Veteran Takes On Hate Speech Against Muslims: ‘It’s Unacceptable, It’s Un-American’

Donald Trump looks on as a supporter reaches for a sign that reads “Islamophobia is not the answer” at a rally in Oklahoma City, Friday, Feb. 26, 2016. CREDIT: AP PHOTO/SUE OGROCKI
Donald Trump looks on as a supporter reaches for a sign that reads “Islamophobia is not the answer” at a rally in Oklahoma City, Friday, Feb. 26, 2016. CREDIT: AP PHOTO/SUE OGROCKI

Jim Driscoll is the quintessential all-American. He has a PhD from Cornell, was a star football player at Harvard, was awarded a Bronze Star for fighting in Vietnam, and was on staff as a teacher at MIT before quitting in 1982 to devote his time to working for social justice. Now, at 70 years old, Driscoll is working with Veterans For Peace, an organization of military veterans and allies who are working to help veterans, dismantle the war economy, and eventually end all wars, to fighting the United States’ rising Islamophobia — something he says “violates every value of the United States Constitution.”

Driscoll recently spoke to ThinkProgress by phone about what led him to take up the fight and how the public has received his actions.

ThinkProgress: How did you decide to take up fighting Islamophobia as an issue?Jim Driscoll: Last year, in December, Michael McPhearson, the Executive Director of Veterans For Peace, spoke about what everybody was talking about in the United States at that time, which was the incredible outbreak of hate speech that was all over the TV every time you turned it on. [It was] about Muslims and how Muslims needed to not be allowed in the country or a census taken of where they are. Even the possibility of internment camps was hinted at, so he talked about that and how as an African heritage U.S. citizen, it affected him directly, since a large number of Muslims in the U.S. are of African heritage. So, there’s a clear overlap of Islamophobia and other forms of racism, and I heard that and was impressed and moved and so we launched this campaign.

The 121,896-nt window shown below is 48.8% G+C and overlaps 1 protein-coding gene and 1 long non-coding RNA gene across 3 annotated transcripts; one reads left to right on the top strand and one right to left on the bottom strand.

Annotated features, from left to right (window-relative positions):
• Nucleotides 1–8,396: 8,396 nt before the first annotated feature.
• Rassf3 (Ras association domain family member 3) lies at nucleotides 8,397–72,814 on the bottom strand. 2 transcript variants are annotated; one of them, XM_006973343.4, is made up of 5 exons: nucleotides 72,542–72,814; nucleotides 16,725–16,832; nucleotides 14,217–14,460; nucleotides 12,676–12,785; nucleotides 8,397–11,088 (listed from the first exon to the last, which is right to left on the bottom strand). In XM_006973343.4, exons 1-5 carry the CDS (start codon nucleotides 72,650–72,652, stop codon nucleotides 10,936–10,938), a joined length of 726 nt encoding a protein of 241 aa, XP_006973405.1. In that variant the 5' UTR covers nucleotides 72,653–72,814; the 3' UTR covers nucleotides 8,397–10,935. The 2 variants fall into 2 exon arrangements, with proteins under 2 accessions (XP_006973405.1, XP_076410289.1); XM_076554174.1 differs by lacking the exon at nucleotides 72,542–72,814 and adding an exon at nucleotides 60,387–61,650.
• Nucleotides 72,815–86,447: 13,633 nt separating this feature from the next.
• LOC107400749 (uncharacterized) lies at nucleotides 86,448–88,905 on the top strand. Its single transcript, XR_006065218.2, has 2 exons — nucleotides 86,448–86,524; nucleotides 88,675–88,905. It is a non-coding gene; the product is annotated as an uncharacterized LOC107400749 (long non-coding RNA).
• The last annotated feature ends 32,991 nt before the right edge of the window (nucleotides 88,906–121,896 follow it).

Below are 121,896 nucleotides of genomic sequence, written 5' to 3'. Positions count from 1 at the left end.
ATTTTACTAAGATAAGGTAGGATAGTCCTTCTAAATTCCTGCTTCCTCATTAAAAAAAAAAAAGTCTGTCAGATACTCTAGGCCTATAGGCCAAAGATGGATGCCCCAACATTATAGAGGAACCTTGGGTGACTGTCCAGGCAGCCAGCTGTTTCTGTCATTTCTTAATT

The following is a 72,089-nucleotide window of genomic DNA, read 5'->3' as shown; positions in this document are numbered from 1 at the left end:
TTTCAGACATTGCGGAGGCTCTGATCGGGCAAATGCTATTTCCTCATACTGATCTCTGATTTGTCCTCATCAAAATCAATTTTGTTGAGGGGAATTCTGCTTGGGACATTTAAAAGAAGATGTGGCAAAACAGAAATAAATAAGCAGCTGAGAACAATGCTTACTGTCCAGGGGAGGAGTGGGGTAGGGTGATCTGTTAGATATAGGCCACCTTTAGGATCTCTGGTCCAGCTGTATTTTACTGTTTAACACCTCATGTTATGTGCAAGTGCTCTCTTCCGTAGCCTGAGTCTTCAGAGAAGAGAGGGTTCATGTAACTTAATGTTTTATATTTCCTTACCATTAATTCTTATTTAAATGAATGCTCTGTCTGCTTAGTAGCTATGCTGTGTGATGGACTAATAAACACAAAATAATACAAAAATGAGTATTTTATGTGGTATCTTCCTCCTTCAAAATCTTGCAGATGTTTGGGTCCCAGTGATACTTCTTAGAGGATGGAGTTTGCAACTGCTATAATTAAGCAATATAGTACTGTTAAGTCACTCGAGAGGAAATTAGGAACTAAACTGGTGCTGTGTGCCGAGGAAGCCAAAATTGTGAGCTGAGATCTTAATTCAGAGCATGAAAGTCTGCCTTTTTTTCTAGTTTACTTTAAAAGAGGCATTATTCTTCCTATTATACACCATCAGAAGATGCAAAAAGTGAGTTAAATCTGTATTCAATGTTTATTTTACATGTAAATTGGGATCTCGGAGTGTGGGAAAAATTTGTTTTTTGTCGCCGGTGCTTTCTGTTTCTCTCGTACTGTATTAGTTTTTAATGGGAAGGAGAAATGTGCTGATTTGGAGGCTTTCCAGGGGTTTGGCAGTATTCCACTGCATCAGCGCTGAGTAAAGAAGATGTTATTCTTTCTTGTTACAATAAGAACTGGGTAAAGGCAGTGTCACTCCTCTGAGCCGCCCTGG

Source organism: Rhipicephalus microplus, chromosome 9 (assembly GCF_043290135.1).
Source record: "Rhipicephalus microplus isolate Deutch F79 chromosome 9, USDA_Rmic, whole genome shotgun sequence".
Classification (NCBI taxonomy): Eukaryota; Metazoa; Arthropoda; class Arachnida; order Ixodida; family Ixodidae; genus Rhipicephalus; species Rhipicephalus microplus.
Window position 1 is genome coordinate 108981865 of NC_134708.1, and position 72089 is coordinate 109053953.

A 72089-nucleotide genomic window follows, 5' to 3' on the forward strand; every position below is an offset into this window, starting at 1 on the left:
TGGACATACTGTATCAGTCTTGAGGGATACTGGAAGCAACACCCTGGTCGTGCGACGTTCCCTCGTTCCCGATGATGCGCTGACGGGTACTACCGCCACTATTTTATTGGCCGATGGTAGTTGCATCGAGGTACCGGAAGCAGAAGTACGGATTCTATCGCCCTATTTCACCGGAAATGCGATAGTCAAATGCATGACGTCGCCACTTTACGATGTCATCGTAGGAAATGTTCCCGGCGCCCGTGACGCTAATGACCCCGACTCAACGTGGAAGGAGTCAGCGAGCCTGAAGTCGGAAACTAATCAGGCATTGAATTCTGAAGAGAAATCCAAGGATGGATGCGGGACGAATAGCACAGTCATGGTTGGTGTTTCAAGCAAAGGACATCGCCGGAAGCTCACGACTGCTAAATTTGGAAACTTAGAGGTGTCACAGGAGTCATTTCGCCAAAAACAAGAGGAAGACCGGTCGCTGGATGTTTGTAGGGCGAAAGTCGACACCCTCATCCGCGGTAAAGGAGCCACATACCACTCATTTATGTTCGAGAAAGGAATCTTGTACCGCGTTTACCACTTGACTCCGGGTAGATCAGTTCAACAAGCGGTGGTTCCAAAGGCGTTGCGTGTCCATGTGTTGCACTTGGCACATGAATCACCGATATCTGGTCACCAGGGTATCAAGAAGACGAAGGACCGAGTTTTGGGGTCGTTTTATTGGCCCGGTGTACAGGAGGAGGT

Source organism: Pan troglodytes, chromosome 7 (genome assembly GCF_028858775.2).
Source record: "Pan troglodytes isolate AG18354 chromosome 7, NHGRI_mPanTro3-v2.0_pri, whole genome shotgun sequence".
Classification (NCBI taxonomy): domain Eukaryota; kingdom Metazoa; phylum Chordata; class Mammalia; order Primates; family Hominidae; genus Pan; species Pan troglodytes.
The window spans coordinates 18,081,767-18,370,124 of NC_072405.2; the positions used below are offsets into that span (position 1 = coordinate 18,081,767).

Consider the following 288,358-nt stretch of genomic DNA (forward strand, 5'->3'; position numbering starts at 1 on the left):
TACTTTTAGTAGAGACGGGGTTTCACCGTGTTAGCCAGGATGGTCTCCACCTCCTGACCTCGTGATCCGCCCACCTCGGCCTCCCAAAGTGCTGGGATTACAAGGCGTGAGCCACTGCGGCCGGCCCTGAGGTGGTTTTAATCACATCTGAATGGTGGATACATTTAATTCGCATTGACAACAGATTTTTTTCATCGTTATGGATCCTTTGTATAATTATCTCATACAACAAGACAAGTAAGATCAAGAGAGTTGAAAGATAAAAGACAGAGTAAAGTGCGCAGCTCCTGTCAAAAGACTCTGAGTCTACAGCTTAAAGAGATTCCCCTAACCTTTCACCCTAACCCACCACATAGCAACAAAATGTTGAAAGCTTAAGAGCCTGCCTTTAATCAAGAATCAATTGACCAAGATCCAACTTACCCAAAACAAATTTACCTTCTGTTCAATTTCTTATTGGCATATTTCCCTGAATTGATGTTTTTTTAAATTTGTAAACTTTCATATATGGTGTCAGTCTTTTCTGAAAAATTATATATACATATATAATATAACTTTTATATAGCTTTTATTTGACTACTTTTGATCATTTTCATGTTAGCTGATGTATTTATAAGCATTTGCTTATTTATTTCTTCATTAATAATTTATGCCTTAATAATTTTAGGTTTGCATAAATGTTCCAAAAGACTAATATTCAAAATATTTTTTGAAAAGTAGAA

The campaign is broader than Veterans For Peace. Veterans For Peace has very rational positions on foreign policy issues, [though] not all are politically expedient. But our intent is to make the fight against Islamophobia involve veterans. Most veterans joined the military for complicated reasons, not because we hated Muslims by and large. The values of this country are equality, freedom, tolerance, respect, etc., and veterans have a particular credibility in our society. Many of us went to war or risked our lives and fought for the country. I felt, Michael felt, and we all feel now, there’s a need for a veteran’s voice in the fight against Islamophobia. It matters when vets speak up and say, ‘no, this is not what I fought for and these are not the values of the U.S. Stop it.’ So, that’s what we’ve begun to do, and it’s just getting started.


TP: How have American Muslims responded to your efforts?JD: We were invited by a group of Muslims in Arlington, Virginia to cosponsor an event held last Saturday [April 9] with the Muslim Americans of Northern Virginia. They reached out to us and found us through our website, where over 500 veterans and allies signed our statement [challenging Islamophobia]. The reception has been very positive.